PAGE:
Q: Des, I have a disturbing observation that I haven’t heard anyone mention anywhere and I have a potential solution to consider: 1. Disturbing Observation Everyone keeps saying, “No worries UConn, conference realignment is far from over, you’ll get an invite at some point.” However, I haven’t heard anyone mention that with Louisville’s acceptance into the ACC, the “Power Five” conferences now have exactly 64 teams. I would agree that conference realignment is far from done, but could it be that the 64 teams which will move around are already selected? If so, then #65 is UConn and we end up with our noses pressed against the glass door with the “Closed” sign on it. 2. Potential Solution I think it may be time to stop trying to place our football program into a premier conference (after one last check on the Big Ten) and begin spending more time thinking about how to protect our basketball programs. I haven’t heard anyone suggest this potential solution: why not have UConn approach the ACC and ask to be considered as a member in all sports EXCEPT football. This would be a win/win for all. For the ACC, they get balanced scheduling in their non-football sports as UConn and Notre Dame would be teams 15 and 16, they get a premier basketball program, they secure their “safety school” in case ND ever does join the football league, and they completely secure the NY market. For UConn, they actually upgrade their non-football programs, secure the basketball programs, build relationships with the ACC schools which can only help them in future realignment, and generate more revenue for the athletic program. To make this happen, UConn might have to accept a smaller piece of the ACC TV money, but it would still beat whatever Mike Aresco can negotiate for a watered-down Big East. I’d love your thoughts…maybe someone is thinking along these lines but I haven’t seen it anywhere and it is time to start thinking out of the box before it is too late. With the threat of the Catholic schools dissolving the Big East, UConn reduced to Conference USA and/or Atlantic 10 would be devastating after so many years of progress. Andre, Tarriffville, CT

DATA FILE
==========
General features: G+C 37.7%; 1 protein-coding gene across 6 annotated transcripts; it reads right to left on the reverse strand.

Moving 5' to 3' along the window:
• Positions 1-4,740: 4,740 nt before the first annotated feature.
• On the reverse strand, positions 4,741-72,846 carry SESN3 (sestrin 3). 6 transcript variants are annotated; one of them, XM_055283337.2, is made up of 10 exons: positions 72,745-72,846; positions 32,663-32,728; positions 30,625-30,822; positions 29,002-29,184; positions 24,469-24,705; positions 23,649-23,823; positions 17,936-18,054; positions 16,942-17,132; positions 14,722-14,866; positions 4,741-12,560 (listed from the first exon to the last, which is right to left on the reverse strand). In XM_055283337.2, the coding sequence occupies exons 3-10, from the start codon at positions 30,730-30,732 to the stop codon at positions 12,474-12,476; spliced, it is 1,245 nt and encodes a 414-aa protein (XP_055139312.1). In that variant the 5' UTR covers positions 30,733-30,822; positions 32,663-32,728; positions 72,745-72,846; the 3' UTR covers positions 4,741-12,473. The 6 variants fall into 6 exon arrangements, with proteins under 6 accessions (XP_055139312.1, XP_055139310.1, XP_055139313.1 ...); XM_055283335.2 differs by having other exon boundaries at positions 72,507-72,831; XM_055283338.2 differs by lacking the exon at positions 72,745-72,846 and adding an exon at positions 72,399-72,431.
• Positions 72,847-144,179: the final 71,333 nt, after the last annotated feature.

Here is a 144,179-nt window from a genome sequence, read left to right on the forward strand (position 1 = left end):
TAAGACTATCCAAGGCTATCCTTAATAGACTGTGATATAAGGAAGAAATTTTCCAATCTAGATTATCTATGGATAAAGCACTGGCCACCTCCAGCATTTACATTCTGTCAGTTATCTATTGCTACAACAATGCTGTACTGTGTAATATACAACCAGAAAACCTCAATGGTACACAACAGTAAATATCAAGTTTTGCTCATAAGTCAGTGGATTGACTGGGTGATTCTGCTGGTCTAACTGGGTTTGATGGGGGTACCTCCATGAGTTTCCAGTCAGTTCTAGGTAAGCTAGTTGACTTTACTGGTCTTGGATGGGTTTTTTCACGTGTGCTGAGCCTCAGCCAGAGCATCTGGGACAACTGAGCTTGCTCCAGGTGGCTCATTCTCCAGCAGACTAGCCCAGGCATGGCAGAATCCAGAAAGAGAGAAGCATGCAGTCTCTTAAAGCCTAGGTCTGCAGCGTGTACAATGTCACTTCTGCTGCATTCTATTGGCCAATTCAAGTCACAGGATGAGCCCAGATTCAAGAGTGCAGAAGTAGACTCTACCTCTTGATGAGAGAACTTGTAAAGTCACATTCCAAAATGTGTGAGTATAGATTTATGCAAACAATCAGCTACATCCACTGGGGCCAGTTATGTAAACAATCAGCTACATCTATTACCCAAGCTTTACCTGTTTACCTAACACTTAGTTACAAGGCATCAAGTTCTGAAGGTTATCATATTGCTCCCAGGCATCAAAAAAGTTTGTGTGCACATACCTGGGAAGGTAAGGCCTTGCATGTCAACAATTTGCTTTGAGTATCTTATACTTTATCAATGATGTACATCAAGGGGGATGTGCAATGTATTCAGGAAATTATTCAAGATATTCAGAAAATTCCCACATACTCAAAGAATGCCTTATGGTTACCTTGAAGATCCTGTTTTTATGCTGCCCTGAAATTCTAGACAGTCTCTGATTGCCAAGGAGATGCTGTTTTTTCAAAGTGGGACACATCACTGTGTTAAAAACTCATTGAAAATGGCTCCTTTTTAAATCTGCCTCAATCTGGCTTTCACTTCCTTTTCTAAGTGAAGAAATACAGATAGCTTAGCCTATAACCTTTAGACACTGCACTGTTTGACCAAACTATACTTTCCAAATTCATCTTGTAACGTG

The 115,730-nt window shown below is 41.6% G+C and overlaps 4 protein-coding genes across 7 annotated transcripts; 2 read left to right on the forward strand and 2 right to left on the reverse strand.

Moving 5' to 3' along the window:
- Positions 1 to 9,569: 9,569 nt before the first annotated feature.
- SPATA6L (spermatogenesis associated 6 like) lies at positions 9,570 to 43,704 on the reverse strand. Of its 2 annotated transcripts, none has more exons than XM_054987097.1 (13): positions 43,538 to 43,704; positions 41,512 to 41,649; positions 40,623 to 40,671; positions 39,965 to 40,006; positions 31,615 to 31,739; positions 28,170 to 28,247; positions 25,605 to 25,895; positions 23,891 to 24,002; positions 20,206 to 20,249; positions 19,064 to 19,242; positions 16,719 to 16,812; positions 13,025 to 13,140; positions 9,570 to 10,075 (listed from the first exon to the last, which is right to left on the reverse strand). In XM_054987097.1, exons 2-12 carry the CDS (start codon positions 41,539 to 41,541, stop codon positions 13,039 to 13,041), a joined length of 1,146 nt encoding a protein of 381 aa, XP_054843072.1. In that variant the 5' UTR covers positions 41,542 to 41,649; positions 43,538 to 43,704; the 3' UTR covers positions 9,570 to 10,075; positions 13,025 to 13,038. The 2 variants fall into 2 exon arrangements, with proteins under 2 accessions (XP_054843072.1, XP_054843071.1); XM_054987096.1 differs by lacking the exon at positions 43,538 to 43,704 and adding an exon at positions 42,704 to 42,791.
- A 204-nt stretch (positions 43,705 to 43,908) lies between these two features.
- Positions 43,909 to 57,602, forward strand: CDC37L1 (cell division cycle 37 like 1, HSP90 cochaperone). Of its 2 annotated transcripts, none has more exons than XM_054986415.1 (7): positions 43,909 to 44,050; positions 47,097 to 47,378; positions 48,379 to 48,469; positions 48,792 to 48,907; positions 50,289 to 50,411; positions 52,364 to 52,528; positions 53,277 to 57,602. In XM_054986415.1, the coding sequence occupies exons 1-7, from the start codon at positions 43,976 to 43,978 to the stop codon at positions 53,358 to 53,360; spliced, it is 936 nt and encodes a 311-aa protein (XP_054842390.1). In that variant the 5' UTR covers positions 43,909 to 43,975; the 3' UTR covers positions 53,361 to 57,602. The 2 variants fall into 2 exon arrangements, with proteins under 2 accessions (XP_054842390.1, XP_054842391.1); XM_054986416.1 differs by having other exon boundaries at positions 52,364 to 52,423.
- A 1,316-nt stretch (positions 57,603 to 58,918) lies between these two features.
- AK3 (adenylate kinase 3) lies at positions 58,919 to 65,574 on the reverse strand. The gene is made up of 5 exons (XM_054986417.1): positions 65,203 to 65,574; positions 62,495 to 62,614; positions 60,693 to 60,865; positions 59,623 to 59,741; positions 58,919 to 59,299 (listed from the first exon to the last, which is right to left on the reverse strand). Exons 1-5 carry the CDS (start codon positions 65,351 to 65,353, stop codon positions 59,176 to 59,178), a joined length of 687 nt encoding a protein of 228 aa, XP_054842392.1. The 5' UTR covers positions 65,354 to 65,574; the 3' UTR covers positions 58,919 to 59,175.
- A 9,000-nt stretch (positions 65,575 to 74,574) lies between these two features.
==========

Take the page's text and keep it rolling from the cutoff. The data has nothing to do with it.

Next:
A: Football drives the bus in college athletics. That is how and why schools are moving, because of the number of subscribers conferences can gain by adding their product to solid television markets. It’s not even about the product on the field or on the court, whether they win or lose, i.e. Rutgers basketball and football program that has yet to win the Big East with all the hoopla surrounding it but Rutgers is near New York, right, TV market. I’d be interested to hear what others have to say about the rest but the answer is not dismissing football my friend. It’s the engine driving the bus in college athletics – like it or not. And as far as hitting the mark already, I can’t imagine Boise State, for example, being left out of that equation.